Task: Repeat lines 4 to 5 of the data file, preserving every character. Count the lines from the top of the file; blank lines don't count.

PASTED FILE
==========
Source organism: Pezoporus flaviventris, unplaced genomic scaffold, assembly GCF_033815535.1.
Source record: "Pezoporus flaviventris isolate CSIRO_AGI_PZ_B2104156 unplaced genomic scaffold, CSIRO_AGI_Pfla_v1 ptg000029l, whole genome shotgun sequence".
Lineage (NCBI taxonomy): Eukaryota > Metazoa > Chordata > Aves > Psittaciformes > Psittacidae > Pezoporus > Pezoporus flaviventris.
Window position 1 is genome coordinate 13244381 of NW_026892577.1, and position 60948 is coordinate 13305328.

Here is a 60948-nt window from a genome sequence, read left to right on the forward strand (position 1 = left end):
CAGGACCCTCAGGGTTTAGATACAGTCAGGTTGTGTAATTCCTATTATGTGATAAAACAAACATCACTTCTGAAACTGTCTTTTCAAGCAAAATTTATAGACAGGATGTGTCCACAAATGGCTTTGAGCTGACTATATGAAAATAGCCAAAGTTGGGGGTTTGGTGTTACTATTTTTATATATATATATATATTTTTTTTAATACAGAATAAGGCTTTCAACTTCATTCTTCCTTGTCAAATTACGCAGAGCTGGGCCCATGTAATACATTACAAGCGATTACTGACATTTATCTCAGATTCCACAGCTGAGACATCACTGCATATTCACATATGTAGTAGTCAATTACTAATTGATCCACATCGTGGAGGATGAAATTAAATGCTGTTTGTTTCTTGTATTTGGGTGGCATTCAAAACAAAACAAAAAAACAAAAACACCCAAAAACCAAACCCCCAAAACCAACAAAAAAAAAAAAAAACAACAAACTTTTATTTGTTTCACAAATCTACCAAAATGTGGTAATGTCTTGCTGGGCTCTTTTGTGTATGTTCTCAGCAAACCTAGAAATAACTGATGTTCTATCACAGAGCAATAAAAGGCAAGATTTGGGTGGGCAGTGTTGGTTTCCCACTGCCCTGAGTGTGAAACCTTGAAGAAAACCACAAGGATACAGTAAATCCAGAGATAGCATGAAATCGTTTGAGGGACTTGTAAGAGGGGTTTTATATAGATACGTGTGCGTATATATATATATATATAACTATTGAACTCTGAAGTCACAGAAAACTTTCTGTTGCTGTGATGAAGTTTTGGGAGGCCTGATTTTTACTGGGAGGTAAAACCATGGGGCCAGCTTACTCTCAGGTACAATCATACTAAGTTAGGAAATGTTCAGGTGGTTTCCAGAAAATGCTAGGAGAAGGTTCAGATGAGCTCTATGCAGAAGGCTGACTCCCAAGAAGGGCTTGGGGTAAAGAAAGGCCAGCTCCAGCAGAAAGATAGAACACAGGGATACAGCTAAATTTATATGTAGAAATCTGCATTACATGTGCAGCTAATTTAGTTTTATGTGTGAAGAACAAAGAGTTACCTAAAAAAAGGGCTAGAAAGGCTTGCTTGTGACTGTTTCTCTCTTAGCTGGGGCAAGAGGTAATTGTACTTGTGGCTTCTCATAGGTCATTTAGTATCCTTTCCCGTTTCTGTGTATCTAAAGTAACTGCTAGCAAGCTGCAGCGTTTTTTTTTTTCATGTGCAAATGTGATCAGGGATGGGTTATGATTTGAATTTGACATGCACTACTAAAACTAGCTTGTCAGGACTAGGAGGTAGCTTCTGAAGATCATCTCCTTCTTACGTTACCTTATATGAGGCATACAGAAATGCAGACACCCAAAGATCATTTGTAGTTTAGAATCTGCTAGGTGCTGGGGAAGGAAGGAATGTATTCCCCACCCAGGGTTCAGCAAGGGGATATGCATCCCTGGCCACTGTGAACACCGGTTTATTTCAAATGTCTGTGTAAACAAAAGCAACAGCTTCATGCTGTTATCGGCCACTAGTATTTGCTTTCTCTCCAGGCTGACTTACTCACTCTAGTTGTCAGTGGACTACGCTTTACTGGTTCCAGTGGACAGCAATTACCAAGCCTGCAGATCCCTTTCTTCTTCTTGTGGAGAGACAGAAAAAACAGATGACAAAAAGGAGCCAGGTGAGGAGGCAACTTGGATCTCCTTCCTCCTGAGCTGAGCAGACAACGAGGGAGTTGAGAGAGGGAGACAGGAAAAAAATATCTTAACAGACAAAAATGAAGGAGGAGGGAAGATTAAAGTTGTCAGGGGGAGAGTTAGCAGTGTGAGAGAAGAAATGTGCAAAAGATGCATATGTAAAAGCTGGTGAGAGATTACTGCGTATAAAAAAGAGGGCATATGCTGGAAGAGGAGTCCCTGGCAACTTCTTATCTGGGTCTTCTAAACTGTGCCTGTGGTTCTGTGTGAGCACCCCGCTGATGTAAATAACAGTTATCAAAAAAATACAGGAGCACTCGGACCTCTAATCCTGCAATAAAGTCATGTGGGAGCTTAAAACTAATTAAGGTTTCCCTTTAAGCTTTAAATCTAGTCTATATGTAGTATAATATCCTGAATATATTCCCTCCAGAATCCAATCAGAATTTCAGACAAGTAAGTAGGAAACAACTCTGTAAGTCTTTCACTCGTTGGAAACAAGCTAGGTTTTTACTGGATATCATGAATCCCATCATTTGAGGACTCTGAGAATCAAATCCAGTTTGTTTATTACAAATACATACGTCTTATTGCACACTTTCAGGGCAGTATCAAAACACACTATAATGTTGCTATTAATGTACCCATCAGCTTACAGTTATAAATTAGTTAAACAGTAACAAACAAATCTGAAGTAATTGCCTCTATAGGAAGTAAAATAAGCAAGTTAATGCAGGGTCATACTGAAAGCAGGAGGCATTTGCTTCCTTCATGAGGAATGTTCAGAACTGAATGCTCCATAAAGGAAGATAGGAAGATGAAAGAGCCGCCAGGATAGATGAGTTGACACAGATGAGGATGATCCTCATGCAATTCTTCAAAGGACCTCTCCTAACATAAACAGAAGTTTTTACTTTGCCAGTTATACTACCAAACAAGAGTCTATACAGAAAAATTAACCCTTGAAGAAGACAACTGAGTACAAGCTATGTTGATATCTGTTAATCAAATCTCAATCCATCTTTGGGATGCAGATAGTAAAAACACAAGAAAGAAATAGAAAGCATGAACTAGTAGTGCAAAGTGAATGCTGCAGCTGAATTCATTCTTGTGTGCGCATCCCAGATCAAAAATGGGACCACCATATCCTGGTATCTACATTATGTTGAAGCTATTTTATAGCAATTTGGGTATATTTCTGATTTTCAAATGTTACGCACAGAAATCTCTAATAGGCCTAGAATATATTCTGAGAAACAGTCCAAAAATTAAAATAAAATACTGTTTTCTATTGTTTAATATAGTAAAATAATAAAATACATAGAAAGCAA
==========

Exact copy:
Window position 1 is genome coordinate 13244381 of NW_026892577.1, and position 60948 is coordinate 13305328.

Here is a 60948-nt window from a genome sequence, read left to right on the forward strand (position 1 = left end):